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  • Writer's pictureDomenic

Night and the City (1950)| Review

Updated: May 31, 2022

By looking at my favorite films, you can easily point out my love for film noir. The Third Man, a staple in the genre, rests at the very top of my list. Roughly (considering how often the list changes) a quarter of the films in my top 20 favorite films list consist of film noir. I'm always excited to see a new noir, whether it's a hidden gem or a classic that I have yet to see. Every once in a while, I'll stumble upon a noir film, widely regarded as a classic, that I don't particularly care for (The Asphalt Jungle, Rififi, Criss Cross). Sadly, Night and the City belongs on that list.

The film follows a plot that I won’t even try to explain. It maneuvers into directions that I cannot even comprehend and add on that the poor storytelling throughout.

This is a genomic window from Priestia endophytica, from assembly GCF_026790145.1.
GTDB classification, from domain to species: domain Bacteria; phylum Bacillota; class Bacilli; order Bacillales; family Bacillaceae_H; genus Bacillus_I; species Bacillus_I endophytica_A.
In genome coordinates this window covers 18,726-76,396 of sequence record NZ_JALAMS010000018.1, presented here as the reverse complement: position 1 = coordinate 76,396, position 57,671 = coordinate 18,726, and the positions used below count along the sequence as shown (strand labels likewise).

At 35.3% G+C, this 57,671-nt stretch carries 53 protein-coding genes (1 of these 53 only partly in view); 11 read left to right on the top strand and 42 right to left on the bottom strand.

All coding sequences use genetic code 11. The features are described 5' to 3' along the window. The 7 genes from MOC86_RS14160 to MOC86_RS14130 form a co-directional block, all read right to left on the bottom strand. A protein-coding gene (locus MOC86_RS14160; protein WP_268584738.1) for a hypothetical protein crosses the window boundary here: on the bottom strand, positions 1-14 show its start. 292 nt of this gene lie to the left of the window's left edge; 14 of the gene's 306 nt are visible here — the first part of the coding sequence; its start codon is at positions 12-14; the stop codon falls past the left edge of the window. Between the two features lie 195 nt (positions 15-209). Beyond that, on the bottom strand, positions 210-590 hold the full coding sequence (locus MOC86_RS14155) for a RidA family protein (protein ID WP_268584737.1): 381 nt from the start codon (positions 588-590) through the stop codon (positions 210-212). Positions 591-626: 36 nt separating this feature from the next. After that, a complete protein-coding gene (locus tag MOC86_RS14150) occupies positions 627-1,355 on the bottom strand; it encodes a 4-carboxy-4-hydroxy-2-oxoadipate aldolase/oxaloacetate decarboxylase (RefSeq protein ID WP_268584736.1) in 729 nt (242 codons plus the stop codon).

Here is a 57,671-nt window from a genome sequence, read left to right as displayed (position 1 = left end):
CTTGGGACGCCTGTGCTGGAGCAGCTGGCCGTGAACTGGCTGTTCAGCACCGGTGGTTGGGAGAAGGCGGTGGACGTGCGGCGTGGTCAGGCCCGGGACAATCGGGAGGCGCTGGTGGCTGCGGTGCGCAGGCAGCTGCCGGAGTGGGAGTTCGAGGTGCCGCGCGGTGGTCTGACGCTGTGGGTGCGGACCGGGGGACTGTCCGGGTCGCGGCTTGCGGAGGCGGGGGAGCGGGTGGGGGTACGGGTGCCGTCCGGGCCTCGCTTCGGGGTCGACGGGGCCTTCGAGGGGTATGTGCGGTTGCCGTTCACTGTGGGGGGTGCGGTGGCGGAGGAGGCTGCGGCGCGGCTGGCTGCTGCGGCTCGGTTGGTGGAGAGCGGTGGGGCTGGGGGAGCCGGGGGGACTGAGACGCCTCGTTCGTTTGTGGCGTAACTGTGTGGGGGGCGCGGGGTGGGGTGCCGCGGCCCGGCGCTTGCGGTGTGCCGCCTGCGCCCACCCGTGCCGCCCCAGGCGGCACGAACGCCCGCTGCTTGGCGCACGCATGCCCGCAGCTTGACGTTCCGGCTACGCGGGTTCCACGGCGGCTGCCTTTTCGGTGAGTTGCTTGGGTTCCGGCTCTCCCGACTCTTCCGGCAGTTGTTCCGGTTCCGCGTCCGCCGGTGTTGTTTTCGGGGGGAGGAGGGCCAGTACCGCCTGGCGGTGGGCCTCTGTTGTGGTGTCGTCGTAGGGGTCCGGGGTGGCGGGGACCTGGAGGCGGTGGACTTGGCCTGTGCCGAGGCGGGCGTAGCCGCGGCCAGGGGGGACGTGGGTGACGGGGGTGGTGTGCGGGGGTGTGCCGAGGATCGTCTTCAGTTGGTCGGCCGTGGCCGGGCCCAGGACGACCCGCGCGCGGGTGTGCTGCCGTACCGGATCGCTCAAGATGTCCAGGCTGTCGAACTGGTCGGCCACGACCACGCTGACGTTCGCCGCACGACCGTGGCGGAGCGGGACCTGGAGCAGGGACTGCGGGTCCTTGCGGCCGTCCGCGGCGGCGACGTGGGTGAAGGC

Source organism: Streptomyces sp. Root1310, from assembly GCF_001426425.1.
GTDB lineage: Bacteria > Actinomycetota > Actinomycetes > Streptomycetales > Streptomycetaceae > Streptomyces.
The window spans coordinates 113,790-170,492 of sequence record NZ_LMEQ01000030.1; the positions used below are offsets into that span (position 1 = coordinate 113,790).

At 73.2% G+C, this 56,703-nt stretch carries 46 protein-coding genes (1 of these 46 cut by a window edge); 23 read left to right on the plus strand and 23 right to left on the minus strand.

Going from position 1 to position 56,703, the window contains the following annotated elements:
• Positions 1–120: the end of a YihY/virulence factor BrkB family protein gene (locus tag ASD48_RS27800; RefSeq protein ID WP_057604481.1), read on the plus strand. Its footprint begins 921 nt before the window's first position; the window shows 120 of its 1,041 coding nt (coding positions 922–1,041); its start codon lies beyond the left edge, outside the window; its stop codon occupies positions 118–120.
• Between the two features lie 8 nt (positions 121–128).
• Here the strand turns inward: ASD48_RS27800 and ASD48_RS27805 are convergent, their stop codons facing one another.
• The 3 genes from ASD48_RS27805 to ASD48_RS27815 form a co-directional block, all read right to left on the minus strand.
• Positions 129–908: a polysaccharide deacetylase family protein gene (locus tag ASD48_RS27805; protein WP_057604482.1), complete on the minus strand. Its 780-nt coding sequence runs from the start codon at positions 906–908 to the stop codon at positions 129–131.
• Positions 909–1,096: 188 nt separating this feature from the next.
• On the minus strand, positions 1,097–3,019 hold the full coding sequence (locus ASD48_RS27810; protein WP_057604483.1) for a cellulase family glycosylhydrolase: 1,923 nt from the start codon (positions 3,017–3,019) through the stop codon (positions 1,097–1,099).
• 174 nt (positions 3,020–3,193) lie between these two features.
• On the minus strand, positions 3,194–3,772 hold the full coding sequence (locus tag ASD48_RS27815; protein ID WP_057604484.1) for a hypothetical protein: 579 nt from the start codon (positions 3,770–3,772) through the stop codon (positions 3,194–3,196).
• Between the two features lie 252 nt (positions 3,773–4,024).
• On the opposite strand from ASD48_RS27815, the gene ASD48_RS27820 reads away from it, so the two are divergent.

Perhaps my basis towards The Third Man influenced my opinion towards Night and the City. Throughout the duration of the film, Dassin attempts to replicate the certain feeling and atmosphere conveyed in Carol Reed's The Third Man but falls short. Rather than cementing its own original stance on the noir genre, Dassin instead takes the route of essentially copying another film, albeit in poor quality. Only Carol Reed could capture his vision of The Third Man, and Jules Dassin seems to be in disbelief of that.

Despite that critical portion of Night and the City, the film is about as average as it can be. Dassin isn't an auteurist, and his attempts to portray himself that way fail.

Time Stamp: February 2020

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